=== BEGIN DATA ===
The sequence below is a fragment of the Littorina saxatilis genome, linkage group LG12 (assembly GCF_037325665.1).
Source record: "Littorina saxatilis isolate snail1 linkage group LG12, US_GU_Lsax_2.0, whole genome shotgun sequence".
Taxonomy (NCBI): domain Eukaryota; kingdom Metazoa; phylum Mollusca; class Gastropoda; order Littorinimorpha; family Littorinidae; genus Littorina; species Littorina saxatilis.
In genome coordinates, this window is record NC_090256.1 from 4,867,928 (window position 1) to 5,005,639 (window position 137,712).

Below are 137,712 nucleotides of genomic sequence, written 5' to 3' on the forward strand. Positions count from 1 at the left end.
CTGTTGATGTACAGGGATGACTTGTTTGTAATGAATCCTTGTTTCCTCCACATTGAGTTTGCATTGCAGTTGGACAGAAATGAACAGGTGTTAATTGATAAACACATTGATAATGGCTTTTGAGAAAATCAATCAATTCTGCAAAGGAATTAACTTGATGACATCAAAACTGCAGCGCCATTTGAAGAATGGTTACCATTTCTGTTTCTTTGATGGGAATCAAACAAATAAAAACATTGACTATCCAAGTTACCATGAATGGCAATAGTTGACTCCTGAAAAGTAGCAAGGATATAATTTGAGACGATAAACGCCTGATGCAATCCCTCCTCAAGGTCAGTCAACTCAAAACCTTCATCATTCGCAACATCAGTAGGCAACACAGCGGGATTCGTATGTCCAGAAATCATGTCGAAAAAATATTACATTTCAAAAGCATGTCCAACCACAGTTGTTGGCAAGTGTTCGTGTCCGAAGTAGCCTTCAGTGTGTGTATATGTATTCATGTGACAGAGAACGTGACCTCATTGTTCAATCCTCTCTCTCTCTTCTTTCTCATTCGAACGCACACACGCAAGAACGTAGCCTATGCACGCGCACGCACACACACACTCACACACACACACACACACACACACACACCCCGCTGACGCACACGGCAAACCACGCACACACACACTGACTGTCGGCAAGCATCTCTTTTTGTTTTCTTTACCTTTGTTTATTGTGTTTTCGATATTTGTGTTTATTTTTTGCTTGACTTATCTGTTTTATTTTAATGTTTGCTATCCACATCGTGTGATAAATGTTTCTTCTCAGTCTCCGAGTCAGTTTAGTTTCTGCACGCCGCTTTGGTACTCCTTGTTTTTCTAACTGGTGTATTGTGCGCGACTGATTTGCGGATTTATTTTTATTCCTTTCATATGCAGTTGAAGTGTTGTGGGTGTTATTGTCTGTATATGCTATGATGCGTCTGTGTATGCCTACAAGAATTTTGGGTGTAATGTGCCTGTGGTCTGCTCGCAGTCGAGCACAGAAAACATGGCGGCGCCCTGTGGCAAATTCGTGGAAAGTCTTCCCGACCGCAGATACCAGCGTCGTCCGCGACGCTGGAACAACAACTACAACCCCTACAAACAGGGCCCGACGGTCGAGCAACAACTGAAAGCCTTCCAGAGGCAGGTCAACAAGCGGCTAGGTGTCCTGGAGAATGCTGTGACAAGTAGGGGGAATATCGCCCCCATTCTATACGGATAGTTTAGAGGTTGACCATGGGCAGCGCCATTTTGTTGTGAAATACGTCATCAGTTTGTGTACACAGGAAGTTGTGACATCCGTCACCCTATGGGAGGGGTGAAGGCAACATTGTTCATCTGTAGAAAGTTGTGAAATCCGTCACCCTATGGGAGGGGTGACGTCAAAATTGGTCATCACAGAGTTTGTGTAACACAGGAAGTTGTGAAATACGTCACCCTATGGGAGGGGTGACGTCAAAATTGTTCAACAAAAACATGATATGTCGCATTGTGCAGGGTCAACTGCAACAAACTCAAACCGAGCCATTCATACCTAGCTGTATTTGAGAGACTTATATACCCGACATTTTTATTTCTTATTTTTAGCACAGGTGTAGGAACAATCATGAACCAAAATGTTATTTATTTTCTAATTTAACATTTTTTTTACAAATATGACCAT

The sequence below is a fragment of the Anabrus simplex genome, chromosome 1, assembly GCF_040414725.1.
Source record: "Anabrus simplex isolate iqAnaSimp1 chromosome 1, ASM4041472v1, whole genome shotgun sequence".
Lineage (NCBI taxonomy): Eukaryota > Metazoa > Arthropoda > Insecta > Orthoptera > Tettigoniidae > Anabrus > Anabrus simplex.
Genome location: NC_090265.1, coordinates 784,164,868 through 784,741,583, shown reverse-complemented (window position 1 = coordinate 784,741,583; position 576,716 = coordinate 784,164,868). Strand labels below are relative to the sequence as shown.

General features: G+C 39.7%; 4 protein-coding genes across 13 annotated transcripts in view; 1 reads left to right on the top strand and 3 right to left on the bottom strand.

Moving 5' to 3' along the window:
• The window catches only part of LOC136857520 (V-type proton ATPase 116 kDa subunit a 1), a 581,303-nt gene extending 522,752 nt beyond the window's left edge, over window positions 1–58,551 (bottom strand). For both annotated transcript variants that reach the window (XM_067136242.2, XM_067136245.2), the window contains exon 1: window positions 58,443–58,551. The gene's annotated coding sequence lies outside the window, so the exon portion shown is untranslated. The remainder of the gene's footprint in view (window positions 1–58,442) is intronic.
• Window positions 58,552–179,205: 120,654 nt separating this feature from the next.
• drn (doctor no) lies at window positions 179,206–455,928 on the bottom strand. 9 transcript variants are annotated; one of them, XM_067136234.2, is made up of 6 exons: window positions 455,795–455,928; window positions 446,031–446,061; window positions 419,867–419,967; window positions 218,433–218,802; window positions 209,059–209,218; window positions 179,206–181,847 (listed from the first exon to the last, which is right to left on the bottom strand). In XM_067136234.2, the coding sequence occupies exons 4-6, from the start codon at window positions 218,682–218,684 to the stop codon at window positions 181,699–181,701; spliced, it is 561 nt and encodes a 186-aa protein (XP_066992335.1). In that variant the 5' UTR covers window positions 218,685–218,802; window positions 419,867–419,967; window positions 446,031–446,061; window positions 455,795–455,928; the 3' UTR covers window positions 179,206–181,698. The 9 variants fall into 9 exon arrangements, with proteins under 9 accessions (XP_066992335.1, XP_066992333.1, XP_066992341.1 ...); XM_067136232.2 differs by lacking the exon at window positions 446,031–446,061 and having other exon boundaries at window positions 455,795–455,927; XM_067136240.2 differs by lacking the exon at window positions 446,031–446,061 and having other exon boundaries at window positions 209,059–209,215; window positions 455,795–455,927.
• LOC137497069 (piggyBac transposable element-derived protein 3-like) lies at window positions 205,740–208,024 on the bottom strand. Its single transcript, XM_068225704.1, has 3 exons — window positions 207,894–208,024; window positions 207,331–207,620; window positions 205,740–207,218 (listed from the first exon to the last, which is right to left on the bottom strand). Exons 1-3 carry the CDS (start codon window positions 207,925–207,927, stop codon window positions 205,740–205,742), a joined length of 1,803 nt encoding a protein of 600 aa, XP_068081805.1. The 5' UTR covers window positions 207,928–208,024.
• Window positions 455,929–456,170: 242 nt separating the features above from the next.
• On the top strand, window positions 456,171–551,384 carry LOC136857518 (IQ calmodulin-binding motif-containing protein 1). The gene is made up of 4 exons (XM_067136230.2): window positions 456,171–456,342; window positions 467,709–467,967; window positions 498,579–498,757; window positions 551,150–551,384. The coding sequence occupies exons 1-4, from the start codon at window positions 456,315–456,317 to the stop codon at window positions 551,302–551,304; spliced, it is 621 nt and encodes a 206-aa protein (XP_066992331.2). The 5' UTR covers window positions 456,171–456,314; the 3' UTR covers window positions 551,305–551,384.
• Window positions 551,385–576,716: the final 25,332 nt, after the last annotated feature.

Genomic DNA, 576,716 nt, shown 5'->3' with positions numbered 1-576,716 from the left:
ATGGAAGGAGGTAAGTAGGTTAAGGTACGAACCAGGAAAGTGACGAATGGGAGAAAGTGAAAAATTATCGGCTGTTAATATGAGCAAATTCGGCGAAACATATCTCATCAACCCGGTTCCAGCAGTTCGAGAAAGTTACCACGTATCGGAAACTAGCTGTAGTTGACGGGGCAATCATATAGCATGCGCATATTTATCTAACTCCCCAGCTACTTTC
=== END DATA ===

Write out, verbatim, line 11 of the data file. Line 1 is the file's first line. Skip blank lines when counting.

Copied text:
General features: G+C 39.7%; 4 protein-coding genes across 13 annotated transcripts in view; 1 reads left to right on the top strand and 3 right to left on the bottom strand.